Dick and Mark I posted a positve + click at your comments b/c detail (aj- yes) informs[informs us nicely].
    [About those], and Calcs? (engineering is foundational). and
    getting back to Dick [who I agree with that many wont do the study of limits, unless beat over the head by tutors I ran too in Calc at UC to get a 4.0 that I did then]

    Everything [regarding a SIMPLER line by line heat load study, and only if multistaging equipment is not applicable to a very detailed heat load study of more than 10 minutes in heating dominant bhildings usually] -- it all STILL needs to be simpler for a 7th grade educated great marketing and sales person who can be essential to closing deals [ bucks are lost to 1 hour home studies sometimes... the masses buying GT and Heat Pumps to day are many where one needs closer to 96% accuracy and speed, respively, in regards to Dick.]
    What I mean is [ as from 4 years at U.Cinci Colg Engineering Sciences, 3.85 at a best year] I thought I was all things to all people, until I read more, very much later. [this is typical of an A/E or analytic, we get our blinders on and sometimes forget to ask "where does it hurt"... ]
    Mark [to you and all]
    I like it all [evry bit you explain, and well put for ME]
    the info a lot [what you wrote]
    and look forward to the rest! And you DO sell yourself very well for an audience, being more fair to readers than I yet have..[ youo are complimented]
    Here is what I did:
    I watched how the solar guys in selling came up with space heating calcs for a 30% space-heating, non-storage Air Solar system. Their heat load sheet for quick ~ 96% to 100% accurate calcs was what I attach here. or can send you for 10 miniute studies. PROVEN EFFECTUAL EVERY TIME. Some of the most personable 7th grade educated folks that close sales can handle the X'xs and +'s and but will not be any less pro than a calculator that we see in any full engineering requirements.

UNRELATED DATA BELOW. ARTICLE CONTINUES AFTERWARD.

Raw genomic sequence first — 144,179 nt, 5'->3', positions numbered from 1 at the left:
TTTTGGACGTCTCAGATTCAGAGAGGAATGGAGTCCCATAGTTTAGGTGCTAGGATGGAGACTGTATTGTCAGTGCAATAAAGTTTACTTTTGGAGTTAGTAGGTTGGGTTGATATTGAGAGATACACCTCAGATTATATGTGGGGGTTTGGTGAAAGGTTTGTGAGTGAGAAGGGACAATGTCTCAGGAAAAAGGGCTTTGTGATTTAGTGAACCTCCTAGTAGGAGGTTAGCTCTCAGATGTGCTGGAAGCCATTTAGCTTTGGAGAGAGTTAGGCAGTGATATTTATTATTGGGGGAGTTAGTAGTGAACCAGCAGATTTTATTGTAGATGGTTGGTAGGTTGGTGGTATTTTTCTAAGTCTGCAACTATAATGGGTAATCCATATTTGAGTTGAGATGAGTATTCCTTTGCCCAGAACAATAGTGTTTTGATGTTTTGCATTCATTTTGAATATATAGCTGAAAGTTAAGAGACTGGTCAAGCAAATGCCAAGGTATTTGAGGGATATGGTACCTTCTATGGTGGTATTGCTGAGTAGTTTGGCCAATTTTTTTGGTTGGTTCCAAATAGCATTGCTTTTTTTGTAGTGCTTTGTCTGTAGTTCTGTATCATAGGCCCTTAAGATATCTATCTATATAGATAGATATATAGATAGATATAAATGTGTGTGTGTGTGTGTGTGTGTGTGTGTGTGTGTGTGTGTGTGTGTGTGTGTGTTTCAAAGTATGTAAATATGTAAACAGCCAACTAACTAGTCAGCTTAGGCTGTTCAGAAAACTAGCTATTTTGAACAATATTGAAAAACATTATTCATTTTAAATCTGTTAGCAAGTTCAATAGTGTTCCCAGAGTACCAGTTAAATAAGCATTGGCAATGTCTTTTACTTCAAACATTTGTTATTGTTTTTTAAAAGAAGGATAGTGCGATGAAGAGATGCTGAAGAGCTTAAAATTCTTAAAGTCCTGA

Here the sheet is a VIEW of 80-dif and 73F-diff design; and as my excel worksheet that I adjust for the locality. -Starting by first asking if money will go to improving the building. (Changes may prompt 2 studies, as a reference, you will see.)
    Then based on existing bills,
    guessing HVAC efficiency, in regards to those bills (rettrofits), then
    asking about DOES IT CYCLE on the hottest/coldest days, -about what you now use for the HVAC?
    Checking / questioning cold-day air leaks (what's been the owners, if retrofit..) I finish the envelope study, or can use for a room, study with SURFACE AREA GUESS at tightness and ventilation (COMPARING CFMx1.08xTd design=BTU's as Mark says) and multiply all the roof and exposed walls as a whole x .8 to 3.5 btu/surface sq ft.
    It is too like an art including by (my) EXPERIENCE with electric furnaces running in zero degree weather that at other temps, showed me air infiltration is not linear with the loading at 5 above to 10 below, not at all- especially in looser structures. Infra red compounded the accuracy corollation(s).
    The surface area calcs work very well. They were identical for equipment selection guesses made by other blog "pro"'s that I recently read.

    Like a structure under cold water trying to press in, that guess for air infiltration is plenty close for new and old. Mark's leading us to the ART of the experience will be read several times by me.

    multi-zone equipment source sizing: With Dual compressors, variable, etc, sometimes has been dominated by just : --How fast do want to heat the water? -If the HW is made by some form of 2-to-say-4-tons w:w systems contributing to cooling , then cooling may be as little as 1/3 of the final compressor selection, also requiring NO supplemental heating in MANY cases at all for GeoThermal with HW On-demand as an oversized desuperheater, to W:W separate 2nd units (or from an ONLY ONE W:W UNIT and more for the plumber.)